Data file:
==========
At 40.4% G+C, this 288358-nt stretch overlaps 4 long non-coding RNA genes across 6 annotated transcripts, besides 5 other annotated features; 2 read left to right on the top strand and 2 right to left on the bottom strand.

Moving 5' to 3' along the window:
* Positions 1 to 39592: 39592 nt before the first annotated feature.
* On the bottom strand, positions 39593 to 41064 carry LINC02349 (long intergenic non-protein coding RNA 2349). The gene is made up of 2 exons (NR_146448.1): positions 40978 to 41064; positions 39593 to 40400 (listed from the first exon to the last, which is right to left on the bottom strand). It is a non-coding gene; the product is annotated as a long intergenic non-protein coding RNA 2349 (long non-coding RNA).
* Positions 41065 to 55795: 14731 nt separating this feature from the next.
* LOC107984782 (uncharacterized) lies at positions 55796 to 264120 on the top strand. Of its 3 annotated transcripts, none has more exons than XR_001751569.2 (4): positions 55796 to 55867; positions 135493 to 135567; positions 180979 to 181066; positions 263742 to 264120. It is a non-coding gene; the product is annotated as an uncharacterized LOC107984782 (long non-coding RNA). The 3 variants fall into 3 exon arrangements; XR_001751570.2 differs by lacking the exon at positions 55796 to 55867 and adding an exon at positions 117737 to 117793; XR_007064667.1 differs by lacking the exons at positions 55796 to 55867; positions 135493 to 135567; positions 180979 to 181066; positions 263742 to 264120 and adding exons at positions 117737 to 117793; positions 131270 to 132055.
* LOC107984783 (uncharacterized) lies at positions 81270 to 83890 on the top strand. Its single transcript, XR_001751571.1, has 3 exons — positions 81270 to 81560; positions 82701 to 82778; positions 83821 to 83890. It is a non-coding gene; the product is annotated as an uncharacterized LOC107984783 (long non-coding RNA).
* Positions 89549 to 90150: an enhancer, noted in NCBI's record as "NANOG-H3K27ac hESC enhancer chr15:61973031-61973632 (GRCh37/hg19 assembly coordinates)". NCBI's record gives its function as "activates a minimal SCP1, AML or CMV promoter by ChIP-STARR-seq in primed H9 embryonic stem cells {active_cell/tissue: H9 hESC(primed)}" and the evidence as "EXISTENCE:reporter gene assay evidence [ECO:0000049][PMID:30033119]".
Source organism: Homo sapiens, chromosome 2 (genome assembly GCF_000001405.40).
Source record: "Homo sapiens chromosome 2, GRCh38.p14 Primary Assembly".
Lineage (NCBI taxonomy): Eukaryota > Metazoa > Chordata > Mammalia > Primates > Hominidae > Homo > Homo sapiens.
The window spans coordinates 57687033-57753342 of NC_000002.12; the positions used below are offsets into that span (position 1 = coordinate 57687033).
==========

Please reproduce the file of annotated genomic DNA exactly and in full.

At 40.4% G+C, this 288358-nt stretch overlaps 4 long non-coding RNA genes across 6 annotated transcripts, besides 5 other annotated features; 2 read left to right on the top strand and 2 right to left on the bottom strand.

Moving 5' to 3' along the window:
* Positions 1 to 39592: 39592 nt before the first annotated feature.
* On the bottom strand, positions 39593 to 41064 carry LINC02349 (long intergenic non-protein coding RNA 2349). The gene is made up of 2 exons (NR_146448.1): positions 40978 to 41064; positions 39593 to 40400 (listed from the first exon to the last, which is right to left on the bottom strand). It is a non-coding gene; the product is annotated as a long intergenic non-protein coding RNA 2349 (long non-coding RNA).
* Positions 41065 to 55795: 14731 nt separating this feature from the next.
* LOC107984782 (uncharacterized) lies at positions 55796 to 264120 on the top strand. Of its 3 annotated transcripts, none has more exons than XR_001751569.2 (4): positions 55796 to 55867; positions 135493 to 135567; positions 180979 to 181066; positions 263742 to 264120. It is a non-coding gene; the product is annotated as an uncharacterized LOC107984782 (long non-coding RNA). The 3 variants fall into 3 exon arrangements; XR_001751570.2 differs by lacking the exon at positions 55796 to 55867 and adding an exon at positions 117737 to 117793; XR_007064667.1 differs by lacking the exons at positions 55796 to 55867; positions 135493 to 135567; positions 180979 to 181066; positions 263742 to 264120 and adding exons at positions 117737 to 117793; positions 131270 to 132055.
* LOC107984783 (uncharacterized) lies at positions 81270 to 83890 on the top strand. Its single transcript, XR_001751571.1, has 3 exons — positions 81270 to 81560; positions 82701 to 82778; positions 83821 to 83890. It is a non-coding gene; the product is annotated as an uncharacterized LOC107984783 (long non-coding RNA).
* Positions 89549 to 90150: an enhancer, noted in NCBI's record as "NANOG-H3K27ac hESC enhancer chr15:61973031-61973632 (GRCh37/hg19 assembly coordinates)". NCBI's record gives its function as "activates a minimal SCP1, AML or CMV promoter by ChIP-STARR-seq in primed H9 embryonic stem cells {active_cell/tissue: H9 hESC(primed)}" and the evidence as "EXISTENCE:reporter gene assay evidence [ECO:0000049][PMID:30033119]".
Source organism: Homo sapiens, chromosome 2 (genome assembly GCF_000001405.40).
Source record: "Homo sapiens chromosome 2, GRCh38.p14 Primary Assembly".
Lineage (NCBI taxonomy): Eukaryota > Metazoa > Chordata > Mammalia > Primates > Hominidae > Homo > Homo sapiens.
The window spans coordinates 57687033-57753342 of NC_000002.12; the positions used below are offsets into that span (position 1 = coordinate 57687033).